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Stephen Rubb

Stephen Rubb is a passionate teacher. He began his teaching career in 1994 and is currently a Professor of Economics at Sacred Heart University. Prior to Sacred Heart, he taught economics, finance, and statistics at a variety of business schools including Bentley University, Stonehill College and Bryant University. He has graduate degrees in both business management (Rensselaer Polytechnic Institute, M.S.) and economics (Northeastern University, Ph.D.). Professor Rubb's research interests include migration, Social Security and retirement issues, and labor market - education issues; and has published in a variety of scholarly journals including His research has been published Demography, Applied Economics,the Economics of Education Review, Journal of Family and Economic Issues and Education Economics. Professor Rubb lives in Glastonbury, Connecticut with his wife Susan, two children Jason and Marissa, and their poodle-schnauzer mix Jasmine.


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Gerald Stone

Gerald W. Stone (late) was Emeritus Professor of Economics at Metropolitan State College of Denver. He taught principles of economics to over 10,000 students throughout his career, and he also taught courses in labor economics and law and economics. He authored or coauthored over a half dozen books and numerous articles that have been published in economic journals such as the Southern Economic Journal and the Journal of Economics and Sociology. He earned his bachelor’s and master’s degrees in economics at Arizona State University, his PhD in economics at Rice University, and a JD in law at the University of Denver.
 
Jerry Stone passed away after a difficult battle with cancer at the end of August 2010, as CoreEconomics and its accompanying CourseTutor were finishing up in the production process. Jerry Stone had a remarkable career as a longtime teacher at Metropolitan State College of Denver and as an author of two successful principles of economics textbooks. Those who knew Jerry will miss his steadfast commitment to the teaching of economics, a legacy that lives on in each new edition of CoreEconomics.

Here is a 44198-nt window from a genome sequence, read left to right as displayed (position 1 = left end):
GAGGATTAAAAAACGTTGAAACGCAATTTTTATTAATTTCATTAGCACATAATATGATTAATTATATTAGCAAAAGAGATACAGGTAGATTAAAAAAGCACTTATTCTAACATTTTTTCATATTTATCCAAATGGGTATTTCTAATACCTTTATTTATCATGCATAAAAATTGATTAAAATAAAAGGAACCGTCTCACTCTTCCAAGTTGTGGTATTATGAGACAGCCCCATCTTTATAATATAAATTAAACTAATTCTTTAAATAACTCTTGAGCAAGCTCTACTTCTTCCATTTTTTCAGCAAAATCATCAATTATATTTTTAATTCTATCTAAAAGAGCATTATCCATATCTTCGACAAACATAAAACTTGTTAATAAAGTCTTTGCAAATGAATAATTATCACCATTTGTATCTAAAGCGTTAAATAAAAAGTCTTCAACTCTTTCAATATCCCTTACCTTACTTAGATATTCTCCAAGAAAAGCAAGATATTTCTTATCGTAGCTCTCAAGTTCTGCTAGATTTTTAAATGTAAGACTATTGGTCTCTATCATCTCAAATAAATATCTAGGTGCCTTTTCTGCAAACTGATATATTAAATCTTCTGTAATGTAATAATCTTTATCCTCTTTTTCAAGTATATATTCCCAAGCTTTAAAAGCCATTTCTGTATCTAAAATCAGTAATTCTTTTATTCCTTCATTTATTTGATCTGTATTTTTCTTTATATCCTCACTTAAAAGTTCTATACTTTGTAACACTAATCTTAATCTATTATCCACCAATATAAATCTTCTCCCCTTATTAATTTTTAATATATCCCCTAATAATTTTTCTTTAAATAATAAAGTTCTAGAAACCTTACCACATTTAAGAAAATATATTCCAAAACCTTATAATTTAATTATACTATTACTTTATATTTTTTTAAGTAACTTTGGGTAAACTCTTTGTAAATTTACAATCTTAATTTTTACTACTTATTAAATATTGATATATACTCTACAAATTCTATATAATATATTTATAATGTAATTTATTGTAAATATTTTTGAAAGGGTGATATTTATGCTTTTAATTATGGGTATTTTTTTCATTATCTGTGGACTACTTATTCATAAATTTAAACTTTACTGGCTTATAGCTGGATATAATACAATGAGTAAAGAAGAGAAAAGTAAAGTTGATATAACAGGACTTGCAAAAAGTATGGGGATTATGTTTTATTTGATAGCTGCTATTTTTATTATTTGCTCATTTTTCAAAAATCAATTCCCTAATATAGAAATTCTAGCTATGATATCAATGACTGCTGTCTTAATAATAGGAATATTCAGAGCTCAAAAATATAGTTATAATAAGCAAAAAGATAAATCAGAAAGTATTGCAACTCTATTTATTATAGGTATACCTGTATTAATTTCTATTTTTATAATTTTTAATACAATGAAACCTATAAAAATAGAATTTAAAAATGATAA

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Scott Sumner

Scott Sumner is the Ralph G. Hawtrey Chair of Monetary Policy at the Mercatus Center at George Mason University, where he is the director of the Program on Monetary Policy. He is also Professor Emeritus at Bentley University. In his writing and research, Sumner specializes in monetary policy, the role of the international gold market in the Great Depression, and the history of macroeconomic thought. In 2015 he published "The Midas Paradox: Financial Markets, Government Policy Shocks, and the Great Depression." Named by Foreign Policy magazine in 2012 as one of the "top 100 global thinkers," Sumner has published papers in academic journals including the Journal of Political Economy, Economic Inquiry, and the Journal of Money, Credit and Banking. He is author of the economics blog The Money Illusion and a contributor to EconLog. Sumner received his PhD and MA in economics from the University of Chicago and his BA in economics from the University of Wisconsin.


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Chad Syverson